Another risk occurs if the items being bought and sold are not identical and the arbitrage is conducted under the assumption that the prices of the items are correlated or predictable. In the extreme case this is risk arbitrage, described below. In comparison to the classical quick arbitrage transaction, such an operation can produce disastrous losses.
In the 1980s a practice with the oxymoronic name of risk arbitrage became common. In this form of speculation, one trades a security that is clearly undervalued or overvalued, when it is seen that the wrong valuation is about to be corrected by events. The standard example is the stock of a company, undervalued in the stock market, which is about to be the object of a takeover bid; the price of the takeover will more truly reflect the value of the company, giving a large profit to those who bought at the current price—if the merger goes through as predicted. Traditionally, arbitrage transactions in the securities markets involve high speed and low risk. At some moment a price difference exists, and the problem is to execute two or three balancing transactions while the difference persists (that is, before the other arbitrageurs act). When the transaction involves a delay of weeks or months, as above, it may entail considerable risk if borrowed money is used to magnify the reward through leverage. One way of reducing the risk is through the illegal use of inside information, and in fact risk arbitrage with regard to leveraged buyouts was associated with some of the famous financial scandals of the 1980s such as those involving Michael Milken and Ivan Boesky.
 Long-Term Capital Management
Long-Term Capital Management (LTCM) lost more than four billion dollars mis-managing this concept in September 1998. LTCM had attempted to make money on the difference between different bond instruments. For example, it would buy U.S treasury bonds and sell Italian bond futures. The concept was that because Italian bond futures had a less liquid market, in the short term Italian bond futures would have a higher return than U.S. bonds, but in the long term, the prices would converge. Because the difference was small, a large amount of money had to be borrowed to make the buying and selling profitable.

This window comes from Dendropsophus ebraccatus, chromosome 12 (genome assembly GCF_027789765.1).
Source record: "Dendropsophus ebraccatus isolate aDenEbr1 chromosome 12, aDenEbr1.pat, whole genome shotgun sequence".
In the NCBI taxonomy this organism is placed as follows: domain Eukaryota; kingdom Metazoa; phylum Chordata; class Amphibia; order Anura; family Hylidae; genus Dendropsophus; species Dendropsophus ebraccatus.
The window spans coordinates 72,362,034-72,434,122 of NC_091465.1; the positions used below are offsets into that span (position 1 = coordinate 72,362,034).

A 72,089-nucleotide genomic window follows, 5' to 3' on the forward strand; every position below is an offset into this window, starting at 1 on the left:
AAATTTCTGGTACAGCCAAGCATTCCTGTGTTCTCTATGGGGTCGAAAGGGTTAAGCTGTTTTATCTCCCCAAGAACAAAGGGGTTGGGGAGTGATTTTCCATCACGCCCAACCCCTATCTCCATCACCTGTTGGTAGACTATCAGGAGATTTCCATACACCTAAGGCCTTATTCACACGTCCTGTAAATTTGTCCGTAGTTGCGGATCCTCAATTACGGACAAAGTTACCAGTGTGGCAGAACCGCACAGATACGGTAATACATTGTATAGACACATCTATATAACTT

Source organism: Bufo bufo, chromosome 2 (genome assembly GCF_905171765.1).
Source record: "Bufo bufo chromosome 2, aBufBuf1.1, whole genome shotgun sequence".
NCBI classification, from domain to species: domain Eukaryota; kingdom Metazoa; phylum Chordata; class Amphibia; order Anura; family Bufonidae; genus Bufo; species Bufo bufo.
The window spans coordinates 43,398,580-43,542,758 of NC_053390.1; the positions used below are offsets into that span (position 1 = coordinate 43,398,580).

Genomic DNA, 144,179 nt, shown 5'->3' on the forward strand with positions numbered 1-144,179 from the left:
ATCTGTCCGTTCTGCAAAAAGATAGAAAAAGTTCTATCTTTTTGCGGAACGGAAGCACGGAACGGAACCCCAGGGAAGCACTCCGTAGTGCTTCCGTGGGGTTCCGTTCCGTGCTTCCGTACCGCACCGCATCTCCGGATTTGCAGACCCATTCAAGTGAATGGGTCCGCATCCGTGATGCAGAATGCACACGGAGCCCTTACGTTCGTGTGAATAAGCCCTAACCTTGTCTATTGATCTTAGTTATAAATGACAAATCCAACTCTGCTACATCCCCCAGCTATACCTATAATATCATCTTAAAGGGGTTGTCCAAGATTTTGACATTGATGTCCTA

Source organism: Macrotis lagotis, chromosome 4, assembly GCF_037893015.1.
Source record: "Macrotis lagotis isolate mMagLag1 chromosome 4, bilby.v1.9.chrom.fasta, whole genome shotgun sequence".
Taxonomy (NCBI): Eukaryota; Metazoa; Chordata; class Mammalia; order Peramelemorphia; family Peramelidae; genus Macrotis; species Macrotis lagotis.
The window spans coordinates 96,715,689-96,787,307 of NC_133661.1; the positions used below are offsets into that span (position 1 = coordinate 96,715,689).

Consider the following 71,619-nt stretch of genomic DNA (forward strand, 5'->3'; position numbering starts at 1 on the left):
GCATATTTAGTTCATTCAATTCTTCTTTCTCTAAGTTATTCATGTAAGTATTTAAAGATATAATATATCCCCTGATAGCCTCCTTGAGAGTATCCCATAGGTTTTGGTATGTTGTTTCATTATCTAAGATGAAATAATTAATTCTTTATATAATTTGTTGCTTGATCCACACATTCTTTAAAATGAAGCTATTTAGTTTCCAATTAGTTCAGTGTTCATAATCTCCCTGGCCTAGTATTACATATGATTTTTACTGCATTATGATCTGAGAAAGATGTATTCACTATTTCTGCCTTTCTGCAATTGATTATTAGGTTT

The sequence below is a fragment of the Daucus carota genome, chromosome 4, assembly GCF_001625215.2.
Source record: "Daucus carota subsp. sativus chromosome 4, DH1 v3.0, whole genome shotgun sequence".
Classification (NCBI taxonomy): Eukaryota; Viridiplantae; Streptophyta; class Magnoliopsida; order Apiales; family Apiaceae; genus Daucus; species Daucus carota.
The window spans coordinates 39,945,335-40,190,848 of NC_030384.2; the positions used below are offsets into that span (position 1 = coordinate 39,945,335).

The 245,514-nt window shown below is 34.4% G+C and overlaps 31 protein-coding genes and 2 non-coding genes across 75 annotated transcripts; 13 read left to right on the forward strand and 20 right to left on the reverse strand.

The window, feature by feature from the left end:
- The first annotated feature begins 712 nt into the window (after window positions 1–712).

The downfall in this system began on August 17, 1998, when Russia defaulted on its ruble debt and domestic dollar debt. Since the markets were already nervous due to the Asian crisis, investors began selling non-U.S. treasury debt and buying U.S. Treasuries, which were considered a safe investment. As a result the return on U.S. treasuries began decreasing because there were many buyers, and the return on other bonds began to increase because there were many sellers. This caused the difference between the returns of U.S. treasuries and other bonds to increase, rather than to decrease as LTCM was expecting. Eventually this caused LTCM to fold, and their creditors had to arrange a bail-out. More controversially, officials of the Federal Reserve assisted in the negotiations that led to this bail-out, on the ground that this was necessary to prevent a collapse in confidence in the economic system.
An ironic footnote is that they were right long-term (the LT in LTCM), and a few months after they folded their portfolio became very profitable. However the long-term does not matter if you cannot survive the short-term, and that they failed to do.
 See also
 T2W links